Glorious insights into female rivalry and female solidarity and the delicate balancing act required to ensure one doesn’t override the other – The Herald

These forgotten friendships, from illicit and scandalous to radical and inspiring, are revelations – Kirkus 

Evocative and well-researched ode to female solidarity – Publishers Weekly

Best Holiday Reads 2017 – Observer 

The Most Anticipated Books of Fall 2017 – Publishers Weekly

Articles, essays, excerpts and interviews

Daily Telegraph

BBC History Extra

I newspaper

Irish Independent

Irish Times

Red Magazine

Times Literary Supplement  

And there’ll be more soon in Kirkus, Lenny, LitHub, The Millions, The Paris Review, Smithsonian, and TIME.

Next week…

We’ll be back with another guest blog from another pair of modern-day female writer friends.

 

 

 

 

A Secret Sisterhood: in the media

With our book A Secret Sisterhood just out in the UK, it gives us such pleasure to look back on the past three years running Something Rhymed together.

By the time we launched our blog at the beginning of 2014, with this post on Katherine Mansfield and Virginia Woolf, we had been researching the subject of female literary friendship for some time already. But, over the months that followed, it was the enthusiasm of Something Rhymed readers that encouraged us to explore the subject of female literary friendship in far greater detail in a book.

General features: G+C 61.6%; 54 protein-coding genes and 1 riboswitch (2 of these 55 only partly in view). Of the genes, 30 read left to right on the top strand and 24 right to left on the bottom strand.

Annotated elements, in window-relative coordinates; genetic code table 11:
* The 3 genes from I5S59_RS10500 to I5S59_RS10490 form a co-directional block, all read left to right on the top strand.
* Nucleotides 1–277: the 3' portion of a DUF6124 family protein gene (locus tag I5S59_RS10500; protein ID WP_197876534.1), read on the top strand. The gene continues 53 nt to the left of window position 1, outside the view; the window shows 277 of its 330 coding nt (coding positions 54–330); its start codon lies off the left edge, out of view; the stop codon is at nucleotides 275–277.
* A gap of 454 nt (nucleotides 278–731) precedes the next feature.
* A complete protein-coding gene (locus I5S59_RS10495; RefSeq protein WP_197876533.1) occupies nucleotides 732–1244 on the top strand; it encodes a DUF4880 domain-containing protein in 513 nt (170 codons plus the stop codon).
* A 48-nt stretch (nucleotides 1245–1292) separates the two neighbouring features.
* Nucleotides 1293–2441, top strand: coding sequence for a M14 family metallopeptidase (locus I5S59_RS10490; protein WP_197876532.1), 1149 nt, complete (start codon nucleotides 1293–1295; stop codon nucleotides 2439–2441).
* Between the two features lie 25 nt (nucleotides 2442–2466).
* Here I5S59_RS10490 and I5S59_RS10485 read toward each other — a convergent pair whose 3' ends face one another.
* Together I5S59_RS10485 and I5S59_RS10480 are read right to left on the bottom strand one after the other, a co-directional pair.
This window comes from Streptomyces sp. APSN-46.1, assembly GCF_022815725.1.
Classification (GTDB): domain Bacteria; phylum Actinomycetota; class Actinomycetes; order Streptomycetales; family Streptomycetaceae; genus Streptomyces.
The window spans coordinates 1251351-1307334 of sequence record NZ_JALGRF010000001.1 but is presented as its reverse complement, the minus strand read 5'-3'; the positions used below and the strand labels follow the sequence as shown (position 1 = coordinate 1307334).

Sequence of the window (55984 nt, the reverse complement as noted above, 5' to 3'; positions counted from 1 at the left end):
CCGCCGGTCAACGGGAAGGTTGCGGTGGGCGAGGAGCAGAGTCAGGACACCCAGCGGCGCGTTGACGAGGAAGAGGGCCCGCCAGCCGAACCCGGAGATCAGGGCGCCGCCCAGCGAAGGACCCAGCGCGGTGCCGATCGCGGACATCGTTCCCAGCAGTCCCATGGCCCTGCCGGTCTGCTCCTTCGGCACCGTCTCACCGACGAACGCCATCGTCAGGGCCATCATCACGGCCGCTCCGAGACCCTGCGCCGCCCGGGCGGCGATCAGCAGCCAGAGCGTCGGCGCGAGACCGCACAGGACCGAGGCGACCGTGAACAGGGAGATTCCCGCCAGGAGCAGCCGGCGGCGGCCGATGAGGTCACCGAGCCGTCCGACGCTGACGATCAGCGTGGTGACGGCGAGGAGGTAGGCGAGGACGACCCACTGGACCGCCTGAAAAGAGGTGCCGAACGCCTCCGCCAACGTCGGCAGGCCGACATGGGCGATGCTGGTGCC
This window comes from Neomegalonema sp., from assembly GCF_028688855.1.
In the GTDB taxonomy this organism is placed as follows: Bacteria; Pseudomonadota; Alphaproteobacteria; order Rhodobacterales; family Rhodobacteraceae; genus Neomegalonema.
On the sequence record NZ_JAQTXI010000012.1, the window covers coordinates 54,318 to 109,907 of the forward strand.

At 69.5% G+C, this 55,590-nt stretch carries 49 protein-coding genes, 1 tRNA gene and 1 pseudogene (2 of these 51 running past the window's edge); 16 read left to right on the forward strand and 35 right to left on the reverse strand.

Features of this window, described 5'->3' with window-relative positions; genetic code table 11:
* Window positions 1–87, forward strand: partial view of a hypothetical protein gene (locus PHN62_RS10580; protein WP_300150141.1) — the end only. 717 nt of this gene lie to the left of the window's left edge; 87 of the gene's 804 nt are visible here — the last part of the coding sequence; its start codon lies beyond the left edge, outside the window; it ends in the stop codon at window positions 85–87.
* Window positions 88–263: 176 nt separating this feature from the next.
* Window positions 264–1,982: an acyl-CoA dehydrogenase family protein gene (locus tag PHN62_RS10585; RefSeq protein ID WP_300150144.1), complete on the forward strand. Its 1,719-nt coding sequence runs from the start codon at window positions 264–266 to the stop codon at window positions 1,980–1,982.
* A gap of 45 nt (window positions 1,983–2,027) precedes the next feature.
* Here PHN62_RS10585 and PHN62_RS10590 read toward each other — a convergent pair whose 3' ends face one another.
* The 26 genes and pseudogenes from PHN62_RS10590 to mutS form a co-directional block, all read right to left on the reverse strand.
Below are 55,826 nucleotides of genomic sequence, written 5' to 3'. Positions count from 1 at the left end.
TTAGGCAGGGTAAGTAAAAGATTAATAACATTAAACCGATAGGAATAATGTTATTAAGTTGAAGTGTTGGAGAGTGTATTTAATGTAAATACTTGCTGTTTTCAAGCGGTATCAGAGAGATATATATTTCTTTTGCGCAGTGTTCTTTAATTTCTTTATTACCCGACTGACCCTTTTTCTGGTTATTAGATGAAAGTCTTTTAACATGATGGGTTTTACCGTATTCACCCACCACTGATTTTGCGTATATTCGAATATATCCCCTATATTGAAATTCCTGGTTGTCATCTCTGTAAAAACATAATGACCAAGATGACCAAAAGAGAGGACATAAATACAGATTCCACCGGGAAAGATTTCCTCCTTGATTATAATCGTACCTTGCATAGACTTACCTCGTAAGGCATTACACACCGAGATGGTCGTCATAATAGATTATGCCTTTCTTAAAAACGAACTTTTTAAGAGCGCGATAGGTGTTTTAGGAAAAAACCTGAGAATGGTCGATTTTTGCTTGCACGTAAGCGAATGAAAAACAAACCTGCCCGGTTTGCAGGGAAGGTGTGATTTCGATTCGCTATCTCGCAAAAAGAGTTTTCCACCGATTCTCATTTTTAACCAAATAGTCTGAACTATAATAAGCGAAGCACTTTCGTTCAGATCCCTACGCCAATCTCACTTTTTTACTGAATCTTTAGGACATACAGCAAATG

A Secret Sisterhood features the stories of the literary friendships of Jane Austen and amateur-playwright-cum-family-governess Anne Sharp; Charlotte Brontё and early feminist author Mary Taylor; George Eliot and Harriet Beecher Stowe, of Uncle Tom’s Cabin fame; fellow Modernists Katherine Mansfield and Virginia Woolf.

Literary journalists and friends Arifa Akbar and Katy Guest interviewing Emma and Emily during a friendship-themed literary event at New York University London to mark the launch of A Secret Sisterhood© Rachel Gilbertson

We thought you might be interested in the following articles and reviews, which give something of a taster of the book. We’re also hard at work on pieces for the I newspaper, and the TLS, among others, so do look out for those.

Daily Telegraph: Emily and Emma on How Jane Austen’s mystery woman was edited out of history

The Pool: ‘You don’t think you can find out anything new about Jane Austen…’ says Emma. Kate Leaver interviews us.